In Redmond v. Walmart Stores, Inc., No. M2014-00871-COA-R3-CV (Tenn. Ct. App. Dec. 22, 2014), plaintiff filed a premises liability claim after she slipped and fell on a puddle of water in a Nashville Wal-Mart. The incident occurred on August 12, 2012, but during plaintiff’s first conversation with her attorney he recorded that it had occurred on August 13th. On August 13, 2013, plaintiff’s attorney filed the complaint in this action.
Defendant moved for summary judgment on the basis that the action was time-barred by the one-year statute of limitations. The trial court granted the motion. Plaintiff appealed, asserting that the discovery rule tolled the statute of limitations and that “the trial court should have granted an enlargement of the statute of limitations under Tennessee Rule of Civil Procedure 6.02.” The Court of Appeals, however, rejected both of these arguments and affirmed the trial court’s decision.
Plaintiff’s first argument was that even though she was injured in the initial fall, she had additional injuries that she could not have discovered on the day of the incident, and thus the statute of limitations should have been tolled by the discovery rule as to at least those injuries. The Court explained, though, that “a plaintiff’s cause of action accrues when he or she knows or, in the exercise of reasonable care and diligence should know, that he or she has sustained an injury as a result of the defendant’s wrongful conduct.” Here, plaintiff was aware on the day of the fall that she had sustained an injury; she filed a report with the store on the day she fell and suffered from pain and bruising. Accordingly, she knew that her fall “would support an action for tort against the tortfeasor” and the discovery rule did not apply. The fact that her injuries got worse following the day of her fall did not entitle her to invoke the discovery rule to escape the one-year statute of limitations.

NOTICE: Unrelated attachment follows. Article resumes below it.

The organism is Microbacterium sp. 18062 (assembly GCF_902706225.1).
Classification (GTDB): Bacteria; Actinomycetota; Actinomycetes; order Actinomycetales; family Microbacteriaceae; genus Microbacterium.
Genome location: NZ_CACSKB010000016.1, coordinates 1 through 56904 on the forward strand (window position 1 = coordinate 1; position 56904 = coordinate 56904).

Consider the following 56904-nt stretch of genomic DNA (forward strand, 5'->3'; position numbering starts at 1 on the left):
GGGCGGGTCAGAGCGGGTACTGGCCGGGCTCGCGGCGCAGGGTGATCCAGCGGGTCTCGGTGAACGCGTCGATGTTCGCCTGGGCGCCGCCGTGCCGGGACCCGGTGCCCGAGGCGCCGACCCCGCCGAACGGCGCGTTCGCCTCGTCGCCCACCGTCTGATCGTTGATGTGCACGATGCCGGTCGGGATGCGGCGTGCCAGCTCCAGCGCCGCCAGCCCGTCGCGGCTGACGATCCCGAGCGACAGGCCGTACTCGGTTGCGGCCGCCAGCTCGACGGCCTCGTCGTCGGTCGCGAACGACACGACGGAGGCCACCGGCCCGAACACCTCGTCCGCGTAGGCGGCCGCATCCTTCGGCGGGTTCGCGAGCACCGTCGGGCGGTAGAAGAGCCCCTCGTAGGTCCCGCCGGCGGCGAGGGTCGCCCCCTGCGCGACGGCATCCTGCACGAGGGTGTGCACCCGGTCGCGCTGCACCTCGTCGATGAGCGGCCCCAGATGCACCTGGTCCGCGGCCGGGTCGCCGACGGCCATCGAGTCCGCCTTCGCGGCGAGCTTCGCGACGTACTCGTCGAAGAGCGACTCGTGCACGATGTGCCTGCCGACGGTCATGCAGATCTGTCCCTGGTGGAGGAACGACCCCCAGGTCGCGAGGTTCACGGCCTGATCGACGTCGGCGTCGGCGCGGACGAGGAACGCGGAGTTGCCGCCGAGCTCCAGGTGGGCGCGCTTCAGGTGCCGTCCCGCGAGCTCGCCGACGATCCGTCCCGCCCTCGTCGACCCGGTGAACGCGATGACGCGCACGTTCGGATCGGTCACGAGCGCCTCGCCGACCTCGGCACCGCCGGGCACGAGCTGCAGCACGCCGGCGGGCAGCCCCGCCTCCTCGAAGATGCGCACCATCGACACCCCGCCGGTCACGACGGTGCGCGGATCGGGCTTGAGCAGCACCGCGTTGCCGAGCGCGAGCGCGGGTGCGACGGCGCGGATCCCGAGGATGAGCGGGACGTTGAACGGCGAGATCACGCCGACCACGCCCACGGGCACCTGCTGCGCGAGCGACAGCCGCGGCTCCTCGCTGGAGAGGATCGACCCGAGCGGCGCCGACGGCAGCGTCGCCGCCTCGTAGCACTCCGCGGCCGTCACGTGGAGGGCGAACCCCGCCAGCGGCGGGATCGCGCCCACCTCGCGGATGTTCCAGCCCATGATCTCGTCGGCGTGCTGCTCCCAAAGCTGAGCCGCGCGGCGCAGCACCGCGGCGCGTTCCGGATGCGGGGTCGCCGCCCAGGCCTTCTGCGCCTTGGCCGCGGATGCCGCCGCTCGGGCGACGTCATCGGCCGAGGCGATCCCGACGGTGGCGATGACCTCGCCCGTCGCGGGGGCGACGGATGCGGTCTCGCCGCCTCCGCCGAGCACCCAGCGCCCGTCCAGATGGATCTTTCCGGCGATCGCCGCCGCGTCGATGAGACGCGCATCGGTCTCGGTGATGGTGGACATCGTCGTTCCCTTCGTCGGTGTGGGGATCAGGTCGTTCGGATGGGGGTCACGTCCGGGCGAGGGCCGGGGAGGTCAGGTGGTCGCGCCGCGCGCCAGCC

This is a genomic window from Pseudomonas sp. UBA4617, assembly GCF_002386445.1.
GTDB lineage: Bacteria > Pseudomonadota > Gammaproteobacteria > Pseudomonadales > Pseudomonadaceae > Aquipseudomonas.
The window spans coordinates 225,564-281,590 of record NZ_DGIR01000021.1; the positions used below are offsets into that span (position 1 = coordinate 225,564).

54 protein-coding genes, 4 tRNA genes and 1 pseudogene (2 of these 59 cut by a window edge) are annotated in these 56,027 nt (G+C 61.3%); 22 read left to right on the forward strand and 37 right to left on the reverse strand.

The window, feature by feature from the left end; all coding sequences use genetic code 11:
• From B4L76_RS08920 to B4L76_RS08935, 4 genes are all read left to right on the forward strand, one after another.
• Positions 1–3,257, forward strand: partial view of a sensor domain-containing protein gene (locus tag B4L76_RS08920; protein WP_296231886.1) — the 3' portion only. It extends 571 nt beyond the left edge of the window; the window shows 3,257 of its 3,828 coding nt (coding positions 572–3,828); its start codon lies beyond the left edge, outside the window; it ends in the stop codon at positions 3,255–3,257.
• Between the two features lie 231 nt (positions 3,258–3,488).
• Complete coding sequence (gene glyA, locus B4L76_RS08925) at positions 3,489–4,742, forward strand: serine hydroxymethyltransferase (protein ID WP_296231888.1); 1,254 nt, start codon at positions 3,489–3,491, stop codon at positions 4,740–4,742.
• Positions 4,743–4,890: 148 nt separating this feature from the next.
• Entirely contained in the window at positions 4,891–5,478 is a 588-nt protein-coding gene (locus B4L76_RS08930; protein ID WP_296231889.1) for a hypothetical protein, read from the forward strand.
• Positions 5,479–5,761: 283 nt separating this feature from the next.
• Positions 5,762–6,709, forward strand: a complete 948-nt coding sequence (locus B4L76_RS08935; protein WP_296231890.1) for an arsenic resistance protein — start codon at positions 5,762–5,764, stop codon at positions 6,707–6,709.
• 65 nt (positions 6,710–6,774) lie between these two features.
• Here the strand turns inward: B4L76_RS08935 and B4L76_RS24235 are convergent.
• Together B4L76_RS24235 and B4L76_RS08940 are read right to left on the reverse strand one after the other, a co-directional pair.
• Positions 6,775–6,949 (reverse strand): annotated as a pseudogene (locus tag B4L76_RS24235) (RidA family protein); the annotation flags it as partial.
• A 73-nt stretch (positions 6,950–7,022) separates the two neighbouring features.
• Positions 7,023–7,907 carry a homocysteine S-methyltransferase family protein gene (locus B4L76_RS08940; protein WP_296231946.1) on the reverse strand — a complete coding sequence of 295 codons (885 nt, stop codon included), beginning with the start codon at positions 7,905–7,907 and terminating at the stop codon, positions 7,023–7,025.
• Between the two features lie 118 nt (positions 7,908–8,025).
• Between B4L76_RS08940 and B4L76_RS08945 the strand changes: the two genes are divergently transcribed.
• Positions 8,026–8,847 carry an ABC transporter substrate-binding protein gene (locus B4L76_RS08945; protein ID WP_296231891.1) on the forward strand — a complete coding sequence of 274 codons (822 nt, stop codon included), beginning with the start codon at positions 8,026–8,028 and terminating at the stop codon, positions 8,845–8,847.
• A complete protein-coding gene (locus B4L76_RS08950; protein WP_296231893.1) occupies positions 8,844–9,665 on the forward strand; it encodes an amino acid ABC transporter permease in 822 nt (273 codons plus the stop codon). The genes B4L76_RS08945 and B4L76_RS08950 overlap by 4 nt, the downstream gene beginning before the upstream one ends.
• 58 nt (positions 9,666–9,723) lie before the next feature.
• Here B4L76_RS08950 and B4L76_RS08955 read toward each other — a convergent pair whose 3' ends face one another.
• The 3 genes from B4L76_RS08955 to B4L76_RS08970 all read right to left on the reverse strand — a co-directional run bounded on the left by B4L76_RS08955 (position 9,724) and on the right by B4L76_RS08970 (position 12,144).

Plaintiff’s second argument, that the trial court should have found excusable neglect and thus enlarged the statute of limitations under Rule 6.02, was also rejected. Rule 6.02 does allow the trial court to enlarge certain time periods, but it has never been held to apply to statutes of limitation. In fact, the Court of Appeals stated that “had the trial court granted an enlargement of time as requested…, to do so would have been an abuse of its discretion.” Since the one-year statute of limitations applied to the case and plaintiff’s complaint was filed one year and one day after her fall, the trial court rightly granted summary judgment to defendant.
Although harsh, this result is correct. I would be interested in knowing more about how this situation occurred. When did the plaintiff first see the lawyer? is she claiming that she told the lawyer the correct date? What pre-suit investigation was done by the lawyer? What communication was there with the defendant before suit was filed? Was the defendant aware that the plaintiff’s lawyer was working under the wrong assumption on the date of the occurrence? Did the defendant send any correspondence, emails, etc. that referenced the correct date? (It is not uncommon for communications with defendants or their insurers to contain a claim number and reference the date of occurrence.)
There are lots of reasons not to wait until the last day of the statutory period of limitation to file a lawsuit.
Now there is another one.